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Blurred lines: Artist Thomas Broomé talks about his Hermès installation

At a fleeting glance, Swedish contemporary artist Thomas Broomé’s new art installation in the window of Hermès Liat Towers looks rather ordinary, with its depiction of an apartment space with bookshelves, stairs and a table. But take a closer look and you’ll notice something intriguing and definitely not run-of-the-mill: Every single item is formed using 3D-printed repetitions of words.

Titled ModernMantra (Hermès Home), the installation showcases Broomé’s specialty in calligrams, where typography is used to create shapes. These words include the names of the objects, or even related text. For instance, the exhibit features Hermès’ signature Pippa folding chair constructed entirely from the word “chair”, while books are made up of names of iconic literary works such as Brave New World and Catch-22. Everything is 3D-printed, creating an immersive experience for the viewer.

Broomé shares more about his ongoing installation and fills us in on which furniture items were the most tedious to produce.

Thomas Broome Hermes
Swedish artist Thomas Broomé is known for creating art works out of calligrams.

Lifestyle Asia (LSA): In a nutshell, what is your window installation about?

Thomas Broomé (TB): It is an unexpected meeting of my world and the world of Hermès — almost like two acquaintances stopping to say “hello”, and suddenly finding themselves engulfed in a stimulating conversation.

LSA: Why did you agree to create this installation for Hermès?

TB: I had a meeting with Natacha Prihnenko, who is in charge of the window exhibitions at Hermès in Paris. When she described how the brand works and its philosophy around its products, I was convinced that we could collaborate on something interesting together. They trusted my vision and basically gave me freedom to develop and make the installation as I saw fit.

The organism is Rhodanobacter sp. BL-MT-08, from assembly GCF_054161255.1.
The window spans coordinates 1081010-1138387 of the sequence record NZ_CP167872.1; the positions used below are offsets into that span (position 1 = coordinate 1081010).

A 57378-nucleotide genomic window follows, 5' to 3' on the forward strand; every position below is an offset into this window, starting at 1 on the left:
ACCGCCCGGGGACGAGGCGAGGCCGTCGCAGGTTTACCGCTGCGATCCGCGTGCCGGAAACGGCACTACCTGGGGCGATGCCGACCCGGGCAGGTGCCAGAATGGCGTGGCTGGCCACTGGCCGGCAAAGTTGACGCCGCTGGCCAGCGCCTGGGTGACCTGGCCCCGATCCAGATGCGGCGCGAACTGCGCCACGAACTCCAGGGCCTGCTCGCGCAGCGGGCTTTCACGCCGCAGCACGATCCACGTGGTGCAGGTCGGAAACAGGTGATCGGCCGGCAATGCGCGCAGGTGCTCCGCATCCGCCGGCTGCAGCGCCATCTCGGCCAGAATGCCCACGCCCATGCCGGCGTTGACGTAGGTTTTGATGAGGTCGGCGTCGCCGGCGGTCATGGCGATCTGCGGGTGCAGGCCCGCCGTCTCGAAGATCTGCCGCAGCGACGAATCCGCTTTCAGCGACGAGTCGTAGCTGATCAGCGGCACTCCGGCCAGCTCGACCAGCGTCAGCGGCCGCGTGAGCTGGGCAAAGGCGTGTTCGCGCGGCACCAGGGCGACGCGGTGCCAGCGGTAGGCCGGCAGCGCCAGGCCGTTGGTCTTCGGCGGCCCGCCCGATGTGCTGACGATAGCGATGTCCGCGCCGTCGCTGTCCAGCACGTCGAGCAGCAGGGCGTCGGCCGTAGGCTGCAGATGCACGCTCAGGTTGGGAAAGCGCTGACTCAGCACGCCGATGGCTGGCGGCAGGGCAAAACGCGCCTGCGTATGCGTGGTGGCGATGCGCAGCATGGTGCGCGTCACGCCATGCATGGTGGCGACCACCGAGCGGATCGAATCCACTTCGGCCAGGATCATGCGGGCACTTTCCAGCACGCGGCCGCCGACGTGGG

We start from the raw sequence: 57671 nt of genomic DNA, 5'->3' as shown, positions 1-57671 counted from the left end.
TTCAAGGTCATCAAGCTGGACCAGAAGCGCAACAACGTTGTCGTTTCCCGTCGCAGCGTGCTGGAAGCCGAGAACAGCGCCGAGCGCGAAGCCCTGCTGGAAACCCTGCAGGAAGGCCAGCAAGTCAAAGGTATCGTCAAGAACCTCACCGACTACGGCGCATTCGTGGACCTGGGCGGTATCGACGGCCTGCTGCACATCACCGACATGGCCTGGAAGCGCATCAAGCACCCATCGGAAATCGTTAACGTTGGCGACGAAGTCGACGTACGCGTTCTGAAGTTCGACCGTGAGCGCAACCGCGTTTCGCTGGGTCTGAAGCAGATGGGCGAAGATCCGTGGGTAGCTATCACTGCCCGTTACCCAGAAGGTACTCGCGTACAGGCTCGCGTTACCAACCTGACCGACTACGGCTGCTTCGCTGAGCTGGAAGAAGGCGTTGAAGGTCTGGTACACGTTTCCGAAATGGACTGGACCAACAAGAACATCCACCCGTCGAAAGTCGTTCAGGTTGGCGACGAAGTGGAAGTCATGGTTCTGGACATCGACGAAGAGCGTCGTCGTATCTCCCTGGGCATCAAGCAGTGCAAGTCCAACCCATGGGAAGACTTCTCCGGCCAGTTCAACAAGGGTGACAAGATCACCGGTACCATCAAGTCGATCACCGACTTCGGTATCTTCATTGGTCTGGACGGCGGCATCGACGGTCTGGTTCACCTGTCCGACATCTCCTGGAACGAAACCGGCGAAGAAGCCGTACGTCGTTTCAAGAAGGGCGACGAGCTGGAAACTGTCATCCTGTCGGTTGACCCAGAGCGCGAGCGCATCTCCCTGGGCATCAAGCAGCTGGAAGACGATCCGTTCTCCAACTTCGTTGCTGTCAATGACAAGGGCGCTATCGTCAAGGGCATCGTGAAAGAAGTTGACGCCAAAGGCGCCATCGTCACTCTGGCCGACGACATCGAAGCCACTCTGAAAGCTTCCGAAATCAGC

ModernMantra Hermes Home_3
The furniture items in Broomé’s installation are constructed entirely out of words.

LSA: Could you tell us more about the creative process behind designing the installation?

TB: I created a 3D model of the window for reference, and then together with interior designer Birger Lipinski, made part of a “home” that could fit into it. I used a drawing of a sunset as a backdrop, and we created large open windows to frame it. I was thinking about a tropical paradise, and the palm trees and sunset reflect that.

LSA: How did you choose which pieces of furniture to depict through calligrams, and did you have any favourites?

TB: I experimented with different constellations of furniture and just went with it, when I saw how they came together in an interesting way. I like Hermès’ Pippa collection of folding furniture. The pieces have such beautiful forms that when they are transformed into text objects, they become almost ethereal in presence.

ModernMantra Hermes Home_10
It’s all about the details.

LSA: What was the most challenging part of the installation?

TB: The small windows, which took a lot of time to finish. I got so maniacal about making everything in the correct scale, which had me breaking a lot of parts since they were small and fragile. I ended up printing hollow furniture, which I reinforced with brass tubing. The bookshelf took a lot of energy as well, since I wanted the titles of the books to fit together perfectly. I also incorporated the books with names of some of my favourite artists. Ideas are my worst enemy, since they often make me do things in a very time-consuming way.

ModernMantra (Hermès Home) will be on display until 7 December, 2016.

Hermès, 541 Orchard Road, Liat Towers, Singapore 238881,

Blurred lines: Artist Thomas Broomé talks about his Hermès installation

Sara Yap

Deputy Director, Digital Operations (Asia)

Sara Yap is passionate about all things dining and jewellery, and is constantly seeking out exciting restaurants and glittering trinkets. When she’s not feasting in the name of work, chatting with talented chefs, or daydreaming about coloured diamonds, she’s probably binge-watching the latest Netflix series or indulging in her guilty pleasure — Hollywood celebrity gossip. Sara is a journalism graduate from Nanyang Technological University and her work has appeared in The Business Times Lifestyle and Prestige Singapore magazine.


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